The story of the Forest of Immortal Stories begins not long ago, in 2019, when Elena-Mirela Cojocaru, beloved wife of Ion Cojocaru, mayor of the village of Nucsoara, died after a fight against cancer. Mr. Cojocaru himself soon fell ill with heart disease; As a remedy, his doctor told him to walk in the countryside, 6,000 or more steps a day.
Nucsoara and its 1,222 inhabitants reside on the forested slopes of the Carpathian Mountains in Romania. The Carpathians are a land of fog, fictional vampires and real wolves, as well as several thousand brown bears and about two-thirds of Europe's remaining virgin forests.
Mr. Cojocaru had grown up in Nucsoara, but only as he walked through the hills and ancient pastures did he notice the trees: beech trees, ghostly twisted giants, some up to 500 years old.
“The power of these trees is mind-blowing,” said Christoph Promberger, executive director of Foundation Conservation Carpathia, a nonprofit working to create a national park in the region. Five thousand solitary ancient beech trees still grow around Nucsoara, the largest concentration in Europe. But logging and land use change pose a threat. The bark beetles are coming too.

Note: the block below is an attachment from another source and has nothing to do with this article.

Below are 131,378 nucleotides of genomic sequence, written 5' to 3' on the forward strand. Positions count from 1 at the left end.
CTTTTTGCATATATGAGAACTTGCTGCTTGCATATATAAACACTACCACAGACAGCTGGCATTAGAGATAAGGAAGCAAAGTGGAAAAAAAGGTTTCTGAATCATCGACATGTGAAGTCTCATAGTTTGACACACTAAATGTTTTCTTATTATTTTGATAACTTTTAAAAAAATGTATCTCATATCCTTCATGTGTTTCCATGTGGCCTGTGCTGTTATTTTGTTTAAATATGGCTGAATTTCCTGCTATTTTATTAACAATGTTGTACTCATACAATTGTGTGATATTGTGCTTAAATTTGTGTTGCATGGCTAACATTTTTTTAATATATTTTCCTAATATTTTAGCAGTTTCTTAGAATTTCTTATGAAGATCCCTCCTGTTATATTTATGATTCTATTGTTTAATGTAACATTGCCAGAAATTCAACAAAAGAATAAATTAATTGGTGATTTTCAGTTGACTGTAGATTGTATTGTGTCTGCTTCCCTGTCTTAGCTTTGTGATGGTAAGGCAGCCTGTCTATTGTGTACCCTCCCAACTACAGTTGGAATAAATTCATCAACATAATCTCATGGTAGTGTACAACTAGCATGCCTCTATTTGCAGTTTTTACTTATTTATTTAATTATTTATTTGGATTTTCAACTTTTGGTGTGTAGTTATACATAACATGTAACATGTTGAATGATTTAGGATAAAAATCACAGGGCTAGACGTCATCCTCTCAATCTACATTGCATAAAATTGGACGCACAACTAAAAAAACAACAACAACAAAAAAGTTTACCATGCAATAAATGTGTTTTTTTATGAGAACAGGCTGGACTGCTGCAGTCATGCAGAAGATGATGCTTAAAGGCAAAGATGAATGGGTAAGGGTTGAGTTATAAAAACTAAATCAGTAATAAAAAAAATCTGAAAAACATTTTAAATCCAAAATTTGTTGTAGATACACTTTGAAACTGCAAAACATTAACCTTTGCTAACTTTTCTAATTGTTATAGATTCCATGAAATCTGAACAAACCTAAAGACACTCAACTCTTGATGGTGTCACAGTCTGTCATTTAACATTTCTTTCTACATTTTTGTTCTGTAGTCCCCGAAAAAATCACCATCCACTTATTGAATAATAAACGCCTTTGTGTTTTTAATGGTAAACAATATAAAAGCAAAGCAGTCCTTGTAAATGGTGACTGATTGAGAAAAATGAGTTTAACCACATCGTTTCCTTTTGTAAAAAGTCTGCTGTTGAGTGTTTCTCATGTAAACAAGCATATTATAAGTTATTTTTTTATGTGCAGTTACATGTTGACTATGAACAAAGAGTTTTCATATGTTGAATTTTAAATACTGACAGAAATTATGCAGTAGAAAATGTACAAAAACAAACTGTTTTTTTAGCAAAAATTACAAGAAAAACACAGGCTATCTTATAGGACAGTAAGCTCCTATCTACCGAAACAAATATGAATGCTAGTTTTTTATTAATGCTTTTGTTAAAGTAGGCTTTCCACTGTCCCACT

Cojocaru and the nonprofit group began discussing a plan to protect the beech trees and perhaps attract ecotourism to Nucsoara. Two thousand five hundred and forty-four trees were identified; Cojocaru chose 2,544 because it is the height in meters of Moldoveanu Peak, the highest mountain in Romania and a day's walk from Nucsoara. Each was given a license plate, photographed throughout the stations and marked on a map with their GPS coordinates. Trees are offered for adoption on a website, although, as Cojocaru insists, the tree adopts the person, not the other way around.
At one point, a team from Forest Design, a forestry company in Brasov, arrived with portable scanners using lidar, a laser technology, and generated three-dimensional images of many of the ancient trees, inside and out. Captured digitally, each tree appears as individual as a fingerprint, and scientists can precisely track its growth and changes.
The number 22 is a gift from one friend to another, a fragment of a poem by Pakistani poet Faiz Ahmed Faiz: “Give some tree the gift of green again. Let a bird sing.”
Number 2544 has adopted Ion Cojocaru.
“I have a feeling of reciprocity,” Cojocaru said of the trees. “I learn from them. I have the feeling that they are very wise old people who want me to do good.”
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